Clarke: Don’t get poverty narrative twisted
See Finance Minister Nigel Clarke's full statement here
.Finance Minister Dr Nigel Clarke has fired back at critics of the Andrew Holness administration following news that poverty had increased in Jamaica in 2017.
A document tabled in the Senate last Friday revealed that in 2017, 19.3 per cent of Jamaicans were living below the poverty line, up from 17.1 per cent in 2016.
According to Ministry Paper 51, this was fuelled by a 5.2 per cent increase in poverty in the Kingston Metropolitan Area (KMA) and a 4.1 per cent spike in other towns.
The poverty rate in rural areas inched down from 20.5 per cent in 2016 to 20.1 the following year.
Opposition Spokesman on Finance Mark Golding wasted little time in pouncing on news and pointing the finger at the Jamaica Labour Party administration, which took over the reins of Government with a one-seat majority following the 2016 general election.
“It is clear that the additional indirect taxes of over $30 billion imposed by the JLP Government to pay for their ‘1.5’ election gimmick has worsened poverty in Jamaica. The Opposition warned that this would happen. Low-income wage earners, unemployed, pensioners and micro-business operators, who were already existing on the edge of survival, have been made to bear these additional taxes while receiving no benefit from the election income tax break,” Golding argued.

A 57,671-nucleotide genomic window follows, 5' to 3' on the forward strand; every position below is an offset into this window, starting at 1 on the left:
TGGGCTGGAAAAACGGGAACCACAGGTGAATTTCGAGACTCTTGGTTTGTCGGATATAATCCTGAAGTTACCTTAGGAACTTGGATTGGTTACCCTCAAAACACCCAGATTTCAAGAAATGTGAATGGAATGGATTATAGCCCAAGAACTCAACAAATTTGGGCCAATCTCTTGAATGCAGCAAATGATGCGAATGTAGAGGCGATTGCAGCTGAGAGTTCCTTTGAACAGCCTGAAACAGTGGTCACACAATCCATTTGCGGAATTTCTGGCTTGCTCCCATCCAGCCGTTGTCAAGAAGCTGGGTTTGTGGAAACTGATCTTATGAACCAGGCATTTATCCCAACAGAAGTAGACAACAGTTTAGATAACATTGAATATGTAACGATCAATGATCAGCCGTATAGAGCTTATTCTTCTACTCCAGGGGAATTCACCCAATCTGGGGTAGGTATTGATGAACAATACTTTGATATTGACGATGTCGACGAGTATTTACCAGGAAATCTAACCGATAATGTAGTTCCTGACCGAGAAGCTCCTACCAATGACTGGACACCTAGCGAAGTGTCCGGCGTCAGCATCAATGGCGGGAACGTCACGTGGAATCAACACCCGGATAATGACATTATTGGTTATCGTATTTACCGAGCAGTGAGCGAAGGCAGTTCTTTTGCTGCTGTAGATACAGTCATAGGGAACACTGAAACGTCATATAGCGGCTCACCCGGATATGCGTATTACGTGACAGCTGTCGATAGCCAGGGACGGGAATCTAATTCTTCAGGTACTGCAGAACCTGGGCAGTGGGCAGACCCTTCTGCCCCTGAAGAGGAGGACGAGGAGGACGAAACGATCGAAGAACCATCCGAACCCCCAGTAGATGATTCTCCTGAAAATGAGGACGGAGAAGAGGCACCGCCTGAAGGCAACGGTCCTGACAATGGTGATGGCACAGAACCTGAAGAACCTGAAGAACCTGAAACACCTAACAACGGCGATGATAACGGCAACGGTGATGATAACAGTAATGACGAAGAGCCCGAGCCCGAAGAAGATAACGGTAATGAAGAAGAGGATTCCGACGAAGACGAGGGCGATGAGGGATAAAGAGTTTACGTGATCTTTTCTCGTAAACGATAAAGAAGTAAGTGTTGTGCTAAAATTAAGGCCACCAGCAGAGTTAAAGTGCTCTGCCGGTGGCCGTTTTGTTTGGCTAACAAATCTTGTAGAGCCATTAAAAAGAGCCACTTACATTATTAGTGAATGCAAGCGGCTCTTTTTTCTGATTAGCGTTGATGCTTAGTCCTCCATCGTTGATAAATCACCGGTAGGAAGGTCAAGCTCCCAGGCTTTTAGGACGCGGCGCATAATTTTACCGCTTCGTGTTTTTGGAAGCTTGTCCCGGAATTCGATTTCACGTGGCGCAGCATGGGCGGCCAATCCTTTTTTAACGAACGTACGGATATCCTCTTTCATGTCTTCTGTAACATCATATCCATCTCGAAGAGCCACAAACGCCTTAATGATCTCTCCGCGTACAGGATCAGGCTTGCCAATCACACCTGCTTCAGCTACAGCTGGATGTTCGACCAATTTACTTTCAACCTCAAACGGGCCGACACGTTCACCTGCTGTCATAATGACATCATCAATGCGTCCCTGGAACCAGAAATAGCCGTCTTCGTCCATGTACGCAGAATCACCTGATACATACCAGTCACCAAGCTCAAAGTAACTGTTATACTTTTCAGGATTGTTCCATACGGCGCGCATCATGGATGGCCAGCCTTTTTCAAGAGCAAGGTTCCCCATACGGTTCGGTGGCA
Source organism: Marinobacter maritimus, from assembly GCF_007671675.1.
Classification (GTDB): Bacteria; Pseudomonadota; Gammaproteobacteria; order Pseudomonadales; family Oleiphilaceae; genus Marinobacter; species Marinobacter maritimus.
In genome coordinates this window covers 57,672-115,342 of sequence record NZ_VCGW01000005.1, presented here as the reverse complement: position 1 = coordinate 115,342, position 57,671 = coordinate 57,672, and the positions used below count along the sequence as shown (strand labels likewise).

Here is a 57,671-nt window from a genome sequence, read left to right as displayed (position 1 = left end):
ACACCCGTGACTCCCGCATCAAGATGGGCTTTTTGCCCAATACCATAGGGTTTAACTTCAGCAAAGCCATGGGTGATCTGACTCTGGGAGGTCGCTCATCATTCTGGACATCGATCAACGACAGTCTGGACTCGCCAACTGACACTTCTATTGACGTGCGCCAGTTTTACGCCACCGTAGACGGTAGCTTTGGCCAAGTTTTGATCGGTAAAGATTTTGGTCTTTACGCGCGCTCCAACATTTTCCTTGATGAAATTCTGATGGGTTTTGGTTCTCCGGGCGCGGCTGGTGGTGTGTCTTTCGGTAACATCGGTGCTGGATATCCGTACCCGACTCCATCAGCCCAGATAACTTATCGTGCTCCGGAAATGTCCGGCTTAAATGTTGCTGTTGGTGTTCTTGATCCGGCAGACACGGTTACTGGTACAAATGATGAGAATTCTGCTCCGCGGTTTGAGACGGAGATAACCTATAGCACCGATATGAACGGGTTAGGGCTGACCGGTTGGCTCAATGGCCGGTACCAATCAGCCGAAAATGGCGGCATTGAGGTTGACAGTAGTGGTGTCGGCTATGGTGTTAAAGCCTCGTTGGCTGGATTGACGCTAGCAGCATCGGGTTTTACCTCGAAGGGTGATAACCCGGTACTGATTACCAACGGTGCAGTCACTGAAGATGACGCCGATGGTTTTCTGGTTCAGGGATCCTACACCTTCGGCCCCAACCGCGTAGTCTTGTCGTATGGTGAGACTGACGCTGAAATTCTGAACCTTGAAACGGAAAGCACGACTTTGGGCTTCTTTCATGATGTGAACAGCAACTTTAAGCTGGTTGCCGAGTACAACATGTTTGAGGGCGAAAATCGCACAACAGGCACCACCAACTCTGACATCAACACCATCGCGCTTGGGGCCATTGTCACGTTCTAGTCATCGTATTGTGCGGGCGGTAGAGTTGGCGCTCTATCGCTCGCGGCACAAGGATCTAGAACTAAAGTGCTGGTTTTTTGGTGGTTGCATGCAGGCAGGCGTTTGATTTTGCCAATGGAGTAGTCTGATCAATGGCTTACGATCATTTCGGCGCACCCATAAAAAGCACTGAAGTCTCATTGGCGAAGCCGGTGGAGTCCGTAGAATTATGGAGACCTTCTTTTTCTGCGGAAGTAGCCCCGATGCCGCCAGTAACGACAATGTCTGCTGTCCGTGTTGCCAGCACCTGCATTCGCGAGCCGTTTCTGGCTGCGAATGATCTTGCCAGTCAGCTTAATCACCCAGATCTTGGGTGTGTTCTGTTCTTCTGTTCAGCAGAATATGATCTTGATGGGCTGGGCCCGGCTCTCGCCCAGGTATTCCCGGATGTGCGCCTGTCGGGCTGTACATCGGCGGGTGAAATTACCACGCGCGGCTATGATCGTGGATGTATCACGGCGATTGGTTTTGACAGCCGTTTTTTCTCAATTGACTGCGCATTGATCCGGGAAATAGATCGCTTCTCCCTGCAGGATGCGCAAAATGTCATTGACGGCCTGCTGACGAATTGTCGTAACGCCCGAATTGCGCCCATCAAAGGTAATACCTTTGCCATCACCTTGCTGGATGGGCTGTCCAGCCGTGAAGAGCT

The JLP had campaigned on a promise to increase the personal income tax threshold to $1.5 million if elected. In July 2016, the first phase of the personal income tax threshold was increased from $592,800 to $1,000,272. On April 1, 2017, the personal income tax threshold was further increased to $1.5 million.
The finance minister has rubbished Golding’s argument, describing his assertions as “wild” and “grand” and not based on facts.
“The crux of the opposition spokesman’s assertion was that the increase in the poverty rate from 17.1 per cent in 2016 to 19.3 per cent in 2017 was due to the Government’s popular 2016 and 2017 increase in the income tax threshold to $1.5 million for all working Jamaicans, which was financed by increases in indirect taxation,” Clarke said.
“If Golding’s narrative were correct, we would have expected to see poverty rise uniformly across Jamaica in 2017 vs 2016. We would also expect that overall poverty should have increased in 2016 vs 2015, considering the switch to indirect taxes began in May 2016. But neither of these happened,” he added.
“His comments on the matter seemed to be more politically motivated and self-serving. A frank analysis of Jamaica’s challenges requires a more thoughtful approach that considers the underlying data,” the finance minister charged.